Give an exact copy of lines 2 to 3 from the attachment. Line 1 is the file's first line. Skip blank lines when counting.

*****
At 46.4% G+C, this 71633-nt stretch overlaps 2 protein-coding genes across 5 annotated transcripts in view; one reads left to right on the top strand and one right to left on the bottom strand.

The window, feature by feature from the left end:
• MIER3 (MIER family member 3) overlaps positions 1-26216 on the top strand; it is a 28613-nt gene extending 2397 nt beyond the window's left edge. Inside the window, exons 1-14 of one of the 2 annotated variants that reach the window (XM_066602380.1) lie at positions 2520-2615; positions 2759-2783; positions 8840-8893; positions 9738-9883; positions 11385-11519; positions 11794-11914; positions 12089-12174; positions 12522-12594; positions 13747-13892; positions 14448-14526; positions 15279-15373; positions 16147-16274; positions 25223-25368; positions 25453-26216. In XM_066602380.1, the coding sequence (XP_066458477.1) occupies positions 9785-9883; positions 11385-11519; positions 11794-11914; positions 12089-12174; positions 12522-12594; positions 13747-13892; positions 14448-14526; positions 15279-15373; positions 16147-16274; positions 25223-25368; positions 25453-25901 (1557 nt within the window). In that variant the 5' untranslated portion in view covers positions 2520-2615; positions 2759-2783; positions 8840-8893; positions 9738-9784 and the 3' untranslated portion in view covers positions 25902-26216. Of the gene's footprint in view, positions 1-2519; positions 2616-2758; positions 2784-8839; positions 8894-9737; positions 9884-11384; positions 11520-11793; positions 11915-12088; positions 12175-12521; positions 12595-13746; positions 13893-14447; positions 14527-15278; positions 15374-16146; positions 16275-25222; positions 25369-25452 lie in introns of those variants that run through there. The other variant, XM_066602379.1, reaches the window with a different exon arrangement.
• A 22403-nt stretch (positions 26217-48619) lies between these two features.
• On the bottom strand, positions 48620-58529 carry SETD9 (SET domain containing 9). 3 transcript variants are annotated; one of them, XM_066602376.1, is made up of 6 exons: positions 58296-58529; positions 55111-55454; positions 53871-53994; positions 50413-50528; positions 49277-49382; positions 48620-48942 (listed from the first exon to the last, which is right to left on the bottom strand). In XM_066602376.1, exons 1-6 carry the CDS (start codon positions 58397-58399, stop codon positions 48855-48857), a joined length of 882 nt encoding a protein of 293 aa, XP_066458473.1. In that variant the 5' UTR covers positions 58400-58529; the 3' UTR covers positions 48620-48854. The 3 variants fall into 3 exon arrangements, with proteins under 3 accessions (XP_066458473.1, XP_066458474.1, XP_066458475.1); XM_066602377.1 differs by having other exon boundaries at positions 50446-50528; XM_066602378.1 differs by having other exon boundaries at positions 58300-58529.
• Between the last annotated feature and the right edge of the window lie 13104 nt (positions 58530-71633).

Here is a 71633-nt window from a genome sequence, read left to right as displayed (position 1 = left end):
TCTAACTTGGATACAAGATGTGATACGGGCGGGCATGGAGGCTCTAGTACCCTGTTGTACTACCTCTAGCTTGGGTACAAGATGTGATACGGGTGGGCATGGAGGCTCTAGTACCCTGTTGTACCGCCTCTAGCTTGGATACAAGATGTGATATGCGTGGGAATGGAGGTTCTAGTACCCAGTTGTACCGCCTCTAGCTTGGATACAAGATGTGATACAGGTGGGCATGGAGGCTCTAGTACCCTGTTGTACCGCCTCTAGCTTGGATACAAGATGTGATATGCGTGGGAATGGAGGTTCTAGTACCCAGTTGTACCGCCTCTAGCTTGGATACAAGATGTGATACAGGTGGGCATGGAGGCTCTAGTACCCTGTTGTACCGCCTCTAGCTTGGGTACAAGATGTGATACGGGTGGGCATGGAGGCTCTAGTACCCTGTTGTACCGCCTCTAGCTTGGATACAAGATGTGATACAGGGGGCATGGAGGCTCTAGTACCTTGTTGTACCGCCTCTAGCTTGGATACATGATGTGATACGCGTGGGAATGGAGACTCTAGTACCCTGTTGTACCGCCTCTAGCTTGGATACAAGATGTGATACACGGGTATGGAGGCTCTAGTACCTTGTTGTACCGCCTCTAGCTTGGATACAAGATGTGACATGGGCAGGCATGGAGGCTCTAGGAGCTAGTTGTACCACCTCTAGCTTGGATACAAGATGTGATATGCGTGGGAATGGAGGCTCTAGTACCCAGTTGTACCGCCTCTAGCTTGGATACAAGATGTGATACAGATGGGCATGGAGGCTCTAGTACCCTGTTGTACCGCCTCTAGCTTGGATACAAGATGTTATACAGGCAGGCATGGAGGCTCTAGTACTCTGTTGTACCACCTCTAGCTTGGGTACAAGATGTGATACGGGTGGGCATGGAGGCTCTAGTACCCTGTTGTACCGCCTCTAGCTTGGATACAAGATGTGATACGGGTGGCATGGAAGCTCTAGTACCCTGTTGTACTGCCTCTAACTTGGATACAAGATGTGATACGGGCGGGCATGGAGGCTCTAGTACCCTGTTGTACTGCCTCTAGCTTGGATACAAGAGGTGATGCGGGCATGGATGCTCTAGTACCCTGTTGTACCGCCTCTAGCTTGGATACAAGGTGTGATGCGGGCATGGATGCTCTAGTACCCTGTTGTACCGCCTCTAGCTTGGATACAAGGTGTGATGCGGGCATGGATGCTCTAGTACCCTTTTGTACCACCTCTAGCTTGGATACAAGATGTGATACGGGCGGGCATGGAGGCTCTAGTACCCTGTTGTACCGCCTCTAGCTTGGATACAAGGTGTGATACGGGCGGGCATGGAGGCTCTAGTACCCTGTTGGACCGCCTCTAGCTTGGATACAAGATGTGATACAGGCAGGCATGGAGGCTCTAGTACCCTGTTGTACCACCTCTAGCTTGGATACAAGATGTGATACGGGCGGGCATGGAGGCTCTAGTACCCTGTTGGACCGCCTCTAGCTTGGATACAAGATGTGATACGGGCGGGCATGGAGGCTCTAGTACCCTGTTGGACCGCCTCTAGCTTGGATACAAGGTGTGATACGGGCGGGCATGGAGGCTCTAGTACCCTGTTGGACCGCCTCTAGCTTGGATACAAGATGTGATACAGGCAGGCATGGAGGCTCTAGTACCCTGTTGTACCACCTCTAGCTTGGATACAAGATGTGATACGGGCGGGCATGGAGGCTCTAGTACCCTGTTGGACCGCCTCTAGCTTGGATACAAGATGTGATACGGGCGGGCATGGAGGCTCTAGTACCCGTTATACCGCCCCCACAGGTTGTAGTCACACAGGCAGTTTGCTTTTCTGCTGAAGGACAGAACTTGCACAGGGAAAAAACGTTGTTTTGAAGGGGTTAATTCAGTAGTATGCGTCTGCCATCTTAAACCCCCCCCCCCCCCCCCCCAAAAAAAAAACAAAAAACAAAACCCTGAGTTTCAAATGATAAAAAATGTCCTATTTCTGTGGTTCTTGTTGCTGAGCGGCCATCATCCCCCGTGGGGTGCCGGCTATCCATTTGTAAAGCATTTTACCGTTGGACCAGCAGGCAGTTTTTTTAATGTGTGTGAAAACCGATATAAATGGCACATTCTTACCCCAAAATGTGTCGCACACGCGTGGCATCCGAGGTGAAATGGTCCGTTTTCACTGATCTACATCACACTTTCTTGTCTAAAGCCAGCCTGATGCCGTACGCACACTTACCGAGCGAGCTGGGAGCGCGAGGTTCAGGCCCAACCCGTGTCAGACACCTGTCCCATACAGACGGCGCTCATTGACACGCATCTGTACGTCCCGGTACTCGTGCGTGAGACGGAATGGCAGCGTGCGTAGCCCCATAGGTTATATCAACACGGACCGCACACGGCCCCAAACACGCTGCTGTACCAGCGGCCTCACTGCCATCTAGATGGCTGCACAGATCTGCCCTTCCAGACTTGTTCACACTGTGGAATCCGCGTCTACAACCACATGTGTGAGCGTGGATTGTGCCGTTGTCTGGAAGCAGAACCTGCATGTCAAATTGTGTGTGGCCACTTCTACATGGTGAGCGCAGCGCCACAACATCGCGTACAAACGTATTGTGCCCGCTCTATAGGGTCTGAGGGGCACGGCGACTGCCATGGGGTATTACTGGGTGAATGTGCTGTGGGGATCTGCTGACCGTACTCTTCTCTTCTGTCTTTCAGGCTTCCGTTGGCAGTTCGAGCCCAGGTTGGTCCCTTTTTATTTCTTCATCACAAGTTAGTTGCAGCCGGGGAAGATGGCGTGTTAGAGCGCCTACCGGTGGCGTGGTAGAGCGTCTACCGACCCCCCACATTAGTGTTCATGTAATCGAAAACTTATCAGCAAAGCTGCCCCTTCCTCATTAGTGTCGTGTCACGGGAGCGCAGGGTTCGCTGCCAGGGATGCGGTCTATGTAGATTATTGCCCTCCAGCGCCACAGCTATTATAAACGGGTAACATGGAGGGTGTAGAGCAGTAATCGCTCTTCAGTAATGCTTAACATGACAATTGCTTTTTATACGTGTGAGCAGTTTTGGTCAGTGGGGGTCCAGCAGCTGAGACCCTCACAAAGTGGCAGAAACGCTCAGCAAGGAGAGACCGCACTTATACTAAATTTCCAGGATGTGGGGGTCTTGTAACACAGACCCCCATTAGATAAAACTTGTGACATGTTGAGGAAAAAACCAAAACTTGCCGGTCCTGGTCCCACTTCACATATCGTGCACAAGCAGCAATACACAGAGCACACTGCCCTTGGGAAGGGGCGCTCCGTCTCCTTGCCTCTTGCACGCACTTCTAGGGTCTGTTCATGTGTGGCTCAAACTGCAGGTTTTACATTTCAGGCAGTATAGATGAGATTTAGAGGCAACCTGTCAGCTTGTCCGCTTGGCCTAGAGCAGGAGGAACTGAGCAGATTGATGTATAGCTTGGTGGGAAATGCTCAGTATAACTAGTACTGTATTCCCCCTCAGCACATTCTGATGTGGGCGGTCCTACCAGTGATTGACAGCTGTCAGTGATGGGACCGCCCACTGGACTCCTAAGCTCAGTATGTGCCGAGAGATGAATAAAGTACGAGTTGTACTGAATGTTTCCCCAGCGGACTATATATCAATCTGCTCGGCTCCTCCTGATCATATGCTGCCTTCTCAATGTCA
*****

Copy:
The window, feature by feature from the left end:
• MIER3 (MIER family member 3) overlaps positions 1-26216 on the top strand; it is a 28613-nt gene extending 2397 nt beyond the window's left edge. Inside the window, exons 1-14 of one of the 2 annotated variants that reach the window (XM_066602380.1) lie at positions 2520-2615; positions 2759-2783; positions 8840-8893; positions 9738-9883; positions 11385-11519; positions 11794-11914; positions 12089-12174; positions 12522-12594; positions 13747-13892; positions 14448-14526; positions 15279-15373; positions 16147-16274; positions 25223-25368; positions 25453-26216. In XM_066602380.1, the coding sequence (XP_066458477.1) occupies positions 9785-9883; positions 11385-11519; positions 11794-11914; positions 12089-12174; positions 12522-12594; positions 13747-13892; positions 14448-14526; positions 15279-15373; positions 16147-16274; positions 25223-25368; positions 25453-25901 (1557 nt within the window). In that variant the 5' untranslated portion in view covers positions 2520-2615; positions 2759-2783; positions 8840-8893; positions 9738-9784 and the 3' untranslated portion in view covers positions 25902-26216. Of the gene's footprint in view, positions 1-2519; positions 2616-2758; positions 2784-8839; positions 8894-9737; positions 9884-11384; positions 11520-11793; positions 11915-12088; positions 12175-12521; positions 12595-13746; positions 13893-14447; positions 14527-15278; positions 15374-16146; positions 16275-25222; positions 25369-25452 lie in introns of those variants that run through there. The other variant, XM_066602379.1, reaches the window with a different exon arrangement.